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Stitt Signs Bills to Cover Oklahoma Budget Shortfall Only Through April

Oklahoma Governor's Office

Updated April 10, 7:23 a.m.

Oklahoma Gov. Kevin Stitt on Thursday signed two out of three bills lawmakers sent him this week to close a projected $416.8 million hole in the current fiscal year budget.

Stitt did not sign Senate Bill 199, which would have made $302.3 million in the state Rainy Day Fund available to spend.

"I am fully funding state government for April. There’s plenty of time for the legislature to come back and fix this for May and June. That’s what I’m asking them to do," Stitt said. "We had an agreement. I’m going to stick with the agreement."

Stitt signed Senate Bill 1053 and Senate Bill 617. Together, they would have let lawmakers move $201.6 million from the Rainy Day Fund to the Revenue Stabilization Fund and withdrawn enough money from the latter to cover the remaining $114.5 million shortfall.

Stitt is holding out for lawmakers to agree to replace money his Digital Transformation Fund would lose. The bills lawmakers sent him block any reserve funds from being sent to it.

"The House and Senate remain united by our actions to swiftly stabilize the budget, and call on the governor to finish the job. Further legislative action is not needed when a stabilized budget is already on the governor’s desk," House Speaker Charles McCall said in a statement. "There is no benefit to having the budget certainty the legislature swiftly provided jeopardized because of opposition to a noncritical issue representing 0.003% of the budget."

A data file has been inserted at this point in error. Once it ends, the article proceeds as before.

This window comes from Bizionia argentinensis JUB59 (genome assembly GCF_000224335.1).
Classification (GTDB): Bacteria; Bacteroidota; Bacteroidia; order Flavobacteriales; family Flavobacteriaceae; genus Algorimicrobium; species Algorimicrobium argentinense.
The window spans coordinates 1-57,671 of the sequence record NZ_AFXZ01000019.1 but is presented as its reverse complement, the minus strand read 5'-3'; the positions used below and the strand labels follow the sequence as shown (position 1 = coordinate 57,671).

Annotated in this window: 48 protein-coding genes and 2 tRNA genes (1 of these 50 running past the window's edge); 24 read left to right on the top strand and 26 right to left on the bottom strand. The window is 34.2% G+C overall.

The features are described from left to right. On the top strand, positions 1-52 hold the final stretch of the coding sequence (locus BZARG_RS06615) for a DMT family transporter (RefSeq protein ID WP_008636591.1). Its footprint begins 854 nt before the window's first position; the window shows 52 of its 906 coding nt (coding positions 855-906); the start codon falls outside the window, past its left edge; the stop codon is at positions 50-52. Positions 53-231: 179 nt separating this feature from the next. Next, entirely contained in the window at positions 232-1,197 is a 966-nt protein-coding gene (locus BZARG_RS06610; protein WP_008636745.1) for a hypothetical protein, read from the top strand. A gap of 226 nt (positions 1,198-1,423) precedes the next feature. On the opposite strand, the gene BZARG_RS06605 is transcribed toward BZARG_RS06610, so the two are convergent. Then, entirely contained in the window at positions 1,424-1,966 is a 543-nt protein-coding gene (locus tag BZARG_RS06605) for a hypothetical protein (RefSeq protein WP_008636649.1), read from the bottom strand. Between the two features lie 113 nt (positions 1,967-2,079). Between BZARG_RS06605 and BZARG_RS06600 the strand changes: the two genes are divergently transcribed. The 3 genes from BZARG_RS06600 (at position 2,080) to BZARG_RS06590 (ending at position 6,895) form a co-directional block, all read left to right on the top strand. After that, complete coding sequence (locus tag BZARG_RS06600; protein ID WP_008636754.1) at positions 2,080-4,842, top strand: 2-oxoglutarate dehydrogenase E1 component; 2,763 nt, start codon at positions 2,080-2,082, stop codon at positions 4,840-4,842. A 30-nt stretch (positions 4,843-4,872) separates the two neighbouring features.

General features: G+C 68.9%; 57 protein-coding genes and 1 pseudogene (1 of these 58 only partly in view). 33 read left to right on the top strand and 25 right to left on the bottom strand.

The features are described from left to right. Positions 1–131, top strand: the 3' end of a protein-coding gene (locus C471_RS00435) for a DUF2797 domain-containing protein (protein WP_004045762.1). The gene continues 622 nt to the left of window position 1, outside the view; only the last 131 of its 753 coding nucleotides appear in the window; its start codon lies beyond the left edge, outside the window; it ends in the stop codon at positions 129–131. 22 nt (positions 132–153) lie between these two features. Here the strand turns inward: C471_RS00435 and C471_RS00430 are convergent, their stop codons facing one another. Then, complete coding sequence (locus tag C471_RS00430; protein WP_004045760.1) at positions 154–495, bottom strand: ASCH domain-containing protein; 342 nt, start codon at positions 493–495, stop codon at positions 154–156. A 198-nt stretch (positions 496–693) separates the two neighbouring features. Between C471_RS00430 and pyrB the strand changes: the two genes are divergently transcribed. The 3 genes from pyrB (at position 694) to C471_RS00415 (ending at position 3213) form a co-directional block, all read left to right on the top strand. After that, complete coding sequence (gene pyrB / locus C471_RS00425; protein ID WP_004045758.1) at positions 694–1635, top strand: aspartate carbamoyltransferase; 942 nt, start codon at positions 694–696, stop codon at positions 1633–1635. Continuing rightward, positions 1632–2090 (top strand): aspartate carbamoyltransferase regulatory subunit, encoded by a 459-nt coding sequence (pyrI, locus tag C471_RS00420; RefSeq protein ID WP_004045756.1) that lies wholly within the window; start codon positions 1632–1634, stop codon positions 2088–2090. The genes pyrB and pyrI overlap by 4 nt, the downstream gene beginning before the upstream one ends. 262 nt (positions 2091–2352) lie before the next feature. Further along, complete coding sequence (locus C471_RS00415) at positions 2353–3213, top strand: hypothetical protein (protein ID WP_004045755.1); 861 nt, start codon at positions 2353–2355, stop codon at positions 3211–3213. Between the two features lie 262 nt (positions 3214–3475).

House Appropriations Chair Kevin Wallace said lawmakers worked with Budget Secretary Mike Mazzei, not Stitt, on the fixes they sent him, and Mazzei agreed to leave out digital transformation funding.

"Maybe the information and communication within the budget negotiations were not getting back to the governor," Wallace said.

Stitt said digital upgrades are more important than ever.

"We have 33,000 state employees working from home, digitally accessing their computers in the state office. We have 165,000 Oklahomans who have applied for unemployment. That means they have lost their jobs. They’re waiting in long lines, on hold in a call center. We have an outdated website, and we are making major improvements to turn that turn time around," Stitt said. "Our health department is adding Google chat bots and other technology to make sure Oklahomans can access the information they need."

Senate President Pro Tem Greg Treat noted the legislature gave Stitt authority to transfer up to $50 million in state funds to address the COVID-19 pandemic when it affirmed his declaration of a statewide health emergency.

"Surely a portion of that money could be used to address digital services responding to the health crisis," Treat said in a statement.

Even if lawmakers override Stitt to make that bill law, the state constitution says the State Board of Equalization must declare a revenue failure before they spend the money. Stitt has indicated the board won’t meet until lawmakers agree to fund his digital transformation initiative.

Stitt has not ruled out cuts to state agencies this fiscal year or next.

Matt Trotter joined KWGS as a reporter in 2013. Before coming to Public Radio Tulsa, he was the investigative producer at KJRH. His freelance work has appeared in the Los Angeles Times and on MSNBC and CNN.
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